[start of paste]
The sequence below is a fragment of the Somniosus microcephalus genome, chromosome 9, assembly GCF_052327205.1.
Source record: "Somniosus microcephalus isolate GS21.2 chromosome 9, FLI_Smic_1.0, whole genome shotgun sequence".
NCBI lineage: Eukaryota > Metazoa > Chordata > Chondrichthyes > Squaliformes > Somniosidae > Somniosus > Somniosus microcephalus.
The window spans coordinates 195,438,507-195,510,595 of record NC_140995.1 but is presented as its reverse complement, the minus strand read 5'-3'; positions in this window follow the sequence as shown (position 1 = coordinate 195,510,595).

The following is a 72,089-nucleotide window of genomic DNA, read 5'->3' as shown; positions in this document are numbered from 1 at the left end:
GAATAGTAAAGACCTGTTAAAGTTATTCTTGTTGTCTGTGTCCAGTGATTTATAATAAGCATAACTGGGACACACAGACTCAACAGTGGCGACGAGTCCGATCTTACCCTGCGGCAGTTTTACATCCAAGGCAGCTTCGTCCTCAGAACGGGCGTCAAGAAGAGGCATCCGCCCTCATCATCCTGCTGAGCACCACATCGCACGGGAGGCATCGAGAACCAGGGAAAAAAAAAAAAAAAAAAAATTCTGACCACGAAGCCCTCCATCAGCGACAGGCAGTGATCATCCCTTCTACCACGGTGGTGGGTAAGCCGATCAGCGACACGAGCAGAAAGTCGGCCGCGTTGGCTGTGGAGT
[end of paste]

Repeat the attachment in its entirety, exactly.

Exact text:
The sequence below is a fragment of the Somniosus microcephalus genome, chromosome 9, assembly GCF_052327205.1.
Source record: "Somniosus microcephalus isolate GS21.2 chromosome 9, FLI_Smic_1.0, whole genome shotgun sequence".
NCBI lineage: Eukaryota > Metazoa > Chordata > Chondrichthyes > Squaliformes > Somniosidae > Somniosus > Somniosus microcephalus.
The window spans coordinates 195,438,507-195,510,595 of record NC_140995.1 but is presented as its reverse complement, the minus strand read 5'-3'; positions in this window follow the sequence as shown (position 1 = coordinate 195,510,595).

The following is a 72,089-nucleotide window of genomic DNA, read 5'->3' as shown; positions in this document are numbered from 1 at the left end:
GAATAGTAAAGACCTGTTAAAGTTATTCTTGTTGTCTGTGTCCAGTGATTTATAATAAGCATAACTGGGACACACAGACTCAACAGTGGCGACGAGTCCGATCTTACCCTGCGGCAGTTTTACATCCAAGGCAGCTTCGTCCTCAGAACGGGCGTCAAGAAGAGGCATCCGCCCTCATCATCCTGCTGAGCACCACATCGCACGGGAGGCATCGAGAACCAGGGAAAAAAAAAAAAAAAAAAAATTCTGACCACGAAGCCCTCCATCAGCGACAGGCAGTGATCATCCCTTCTACCACGGTGGTGGGTAAGCCGATCAGCGACACGAGCAGAAAGTCGGCCGCGTTGGCTGTGGAGT